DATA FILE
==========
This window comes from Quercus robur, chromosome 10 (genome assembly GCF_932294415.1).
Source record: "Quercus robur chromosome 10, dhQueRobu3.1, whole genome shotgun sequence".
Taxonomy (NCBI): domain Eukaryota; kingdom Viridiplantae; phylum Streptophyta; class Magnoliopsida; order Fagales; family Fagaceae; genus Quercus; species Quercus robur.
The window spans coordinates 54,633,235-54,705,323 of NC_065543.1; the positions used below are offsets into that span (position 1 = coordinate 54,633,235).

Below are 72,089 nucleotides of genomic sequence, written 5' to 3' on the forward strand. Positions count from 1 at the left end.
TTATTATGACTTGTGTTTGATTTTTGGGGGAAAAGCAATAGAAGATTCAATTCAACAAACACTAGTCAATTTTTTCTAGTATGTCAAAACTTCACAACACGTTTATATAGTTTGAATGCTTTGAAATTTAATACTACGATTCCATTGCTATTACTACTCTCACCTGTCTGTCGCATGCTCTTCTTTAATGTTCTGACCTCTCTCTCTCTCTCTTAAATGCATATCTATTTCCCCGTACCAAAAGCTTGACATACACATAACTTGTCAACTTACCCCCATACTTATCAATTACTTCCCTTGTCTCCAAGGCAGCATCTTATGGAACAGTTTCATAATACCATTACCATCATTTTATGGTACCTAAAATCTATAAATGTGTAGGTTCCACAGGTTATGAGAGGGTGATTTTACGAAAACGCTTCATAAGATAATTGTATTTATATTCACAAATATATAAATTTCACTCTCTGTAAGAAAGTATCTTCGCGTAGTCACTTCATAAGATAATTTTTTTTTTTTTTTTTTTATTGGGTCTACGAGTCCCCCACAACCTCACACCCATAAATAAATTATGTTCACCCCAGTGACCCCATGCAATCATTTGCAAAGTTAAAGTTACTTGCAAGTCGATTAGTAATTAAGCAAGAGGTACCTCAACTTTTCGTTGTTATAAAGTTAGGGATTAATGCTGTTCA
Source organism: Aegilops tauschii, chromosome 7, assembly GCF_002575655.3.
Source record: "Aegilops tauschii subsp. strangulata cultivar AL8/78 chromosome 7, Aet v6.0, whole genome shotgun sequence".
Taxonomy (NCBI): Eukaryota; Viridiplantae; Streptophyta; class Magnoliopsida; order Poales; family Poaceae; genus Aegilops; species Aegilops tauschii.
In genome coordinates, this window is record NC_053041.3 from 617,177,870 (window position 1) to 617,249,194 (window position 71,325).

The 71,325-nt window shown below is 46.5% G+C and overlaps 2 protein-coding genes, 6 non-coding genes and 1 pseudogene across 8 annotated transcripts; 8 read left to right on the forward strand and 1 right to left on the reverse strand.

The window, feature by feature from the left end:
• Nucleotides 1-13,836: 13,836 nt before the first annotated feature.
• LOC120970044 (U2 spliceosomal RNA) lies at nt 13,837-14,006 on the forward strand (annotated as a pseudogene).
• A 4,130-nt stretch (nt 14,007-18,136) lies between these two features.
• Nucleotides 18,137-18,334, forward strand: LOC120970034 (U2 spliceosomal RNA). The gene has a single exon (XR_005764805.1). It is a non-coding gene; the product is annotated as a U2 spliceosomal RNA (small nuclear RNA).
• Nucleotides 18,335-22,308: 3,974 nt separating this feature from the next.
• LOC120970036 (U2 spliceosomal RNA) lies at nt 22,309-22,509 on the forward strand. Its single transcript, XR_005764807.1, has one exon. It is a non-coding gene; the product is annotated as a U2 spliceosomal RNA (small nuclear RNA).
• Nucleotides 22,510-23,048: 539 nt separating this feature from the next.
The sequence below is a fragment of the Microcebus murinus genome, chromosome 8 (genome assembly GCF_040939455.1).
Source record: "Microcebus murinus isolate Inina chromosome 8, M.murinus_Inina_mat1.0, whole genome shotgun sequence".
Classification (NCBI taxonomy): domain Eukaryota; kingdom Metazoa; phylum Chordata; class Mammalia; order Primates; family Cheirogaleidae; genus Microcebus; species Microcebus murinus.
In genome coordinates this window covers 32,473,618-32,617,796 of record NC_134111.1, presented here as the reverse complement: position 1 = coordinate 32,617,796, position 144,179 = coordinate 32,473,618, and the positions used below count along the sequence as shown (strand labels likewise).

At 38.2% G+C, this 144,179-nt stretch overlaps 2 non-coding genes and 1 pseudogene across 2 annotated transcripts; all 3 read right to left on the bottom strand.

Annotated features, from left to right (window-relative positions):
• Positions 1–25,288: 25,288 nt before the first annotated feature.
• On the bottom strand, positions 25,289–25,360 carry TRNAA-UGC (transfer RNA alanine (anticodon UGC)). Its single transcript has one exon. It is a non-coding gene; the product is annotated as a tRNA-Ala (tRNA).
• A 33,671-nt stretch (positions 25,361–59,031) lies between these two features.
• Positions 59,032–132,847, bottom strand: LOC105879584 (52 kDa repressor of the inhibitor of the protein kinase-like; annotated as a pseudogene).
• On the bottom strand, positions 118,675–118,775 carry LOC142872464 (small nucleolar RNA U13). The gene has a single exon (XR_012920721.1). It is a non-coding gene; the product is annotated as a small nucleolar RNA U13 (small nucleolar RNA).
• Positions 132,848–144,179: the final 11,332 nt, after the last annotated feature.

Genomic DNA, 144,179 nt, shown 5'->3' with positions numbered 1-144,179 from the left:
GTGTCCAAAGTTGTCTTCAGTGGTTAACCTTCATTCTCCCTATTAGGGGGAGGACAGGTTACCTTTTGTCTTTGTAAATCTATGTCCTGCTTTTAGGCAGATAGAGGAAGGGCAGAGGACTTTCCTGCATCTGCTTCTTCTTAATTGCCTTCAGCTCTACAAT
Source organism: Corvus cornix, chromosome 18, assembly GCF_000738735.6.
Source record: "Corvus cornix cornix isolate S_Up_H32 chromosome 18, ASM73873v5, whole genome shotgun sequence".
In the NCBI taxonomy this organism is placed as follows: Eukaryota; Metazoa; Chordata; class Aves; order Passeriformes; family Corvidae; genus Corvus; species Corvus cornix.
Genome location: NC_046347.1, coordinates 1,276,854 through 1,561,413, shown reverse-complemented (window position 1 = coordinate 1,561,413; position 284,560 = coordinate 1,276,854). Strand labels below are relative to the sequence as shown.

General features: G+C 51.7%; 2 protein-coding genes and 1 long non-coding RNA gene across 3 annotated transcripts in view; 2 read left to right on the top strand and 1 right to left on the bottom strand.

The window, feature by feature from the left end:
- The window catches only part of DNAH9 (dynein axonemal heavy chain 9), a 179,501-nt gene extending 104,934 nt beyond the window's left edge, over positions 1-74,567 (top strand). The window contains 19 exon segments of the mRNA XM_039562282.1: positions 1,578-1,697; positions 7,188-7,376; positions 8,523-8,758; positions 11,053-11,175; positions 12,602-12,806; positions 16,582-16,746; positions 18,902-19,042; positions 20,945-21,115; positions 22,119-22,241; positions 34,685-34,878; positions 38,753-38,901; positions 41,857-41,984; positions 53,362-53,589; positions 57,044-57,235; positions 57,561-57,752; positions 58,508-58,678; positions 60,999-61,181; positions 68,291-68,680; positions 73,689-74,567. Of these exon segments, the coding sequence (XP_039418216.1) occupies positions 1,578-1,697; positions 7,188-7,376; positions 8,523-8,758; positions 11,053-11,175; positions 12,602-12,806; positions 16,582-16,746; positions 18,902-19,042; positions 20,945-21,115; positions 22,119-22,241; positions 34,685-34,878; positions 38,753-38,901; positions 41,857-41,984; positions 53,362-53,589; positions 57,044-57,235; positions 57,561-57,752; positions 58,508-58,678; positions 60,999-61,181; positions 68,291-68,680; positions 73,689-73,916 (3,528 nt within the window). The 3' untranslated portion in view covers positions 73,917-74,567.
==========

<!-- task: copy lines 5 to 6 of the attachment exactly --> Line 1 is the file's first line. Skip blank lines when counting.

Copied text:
Below are 72,089 nucleotides of genomic sequence, written 5' to 3' on the forward strand. Positions count from 1 at the left end.
TTATTATGACTTGTGTTTGATTTTTGGGGGAAAAGCAATAGAAGATTCAATTCAACAAACACTAGTCAATTTTTTCTAGTATGTCAAAACTTCACAACACGTTTATATAGTTTGAATGCTTTGAAATTTAATACTACGATTCCATTGCTATTACTACTCTCACCTGTCTGTCGCATGCTCTTCTTTAATGTTCTGACCTCTCTCTCTCTCTCTTAAATGCATATCTATTTCCCCGTACCAAAAGCTTGACATACACATAACTTGTCAACTTACCCCCATACTTATCAATTACTTCCCTTGTCTCCAAGGCAGCATCTTATGGAACAGTTTCATAATACCATTACCATCATTTTATGGTACCTAAAATCTATAAATGTGTAGGTTCCACAGGTTATGAGAGGGTGATTTTACGAAAACGCTTCATAAGATAATTGTATTTATATTCACAAATATATAAATTTCACTCTCTGTAAGAAAGTATCTTCGCGTAGTCACTTCATAAGATAATTTTTTTTTTTTTTTTTTTATTGGGTCTACGAGTCCCCCACAACCTCACACCCATAAATAAATTATGTTCACCCCAGTGACCCCATGCAATCATTTGCAAAGTTAAAGTTACTTGCAAGTCGATTAGTAATTAAGCAAGAGGTACCTCAACTTTTCGTTGTTATAAAGTTAGGGATTAATGCTGTTCA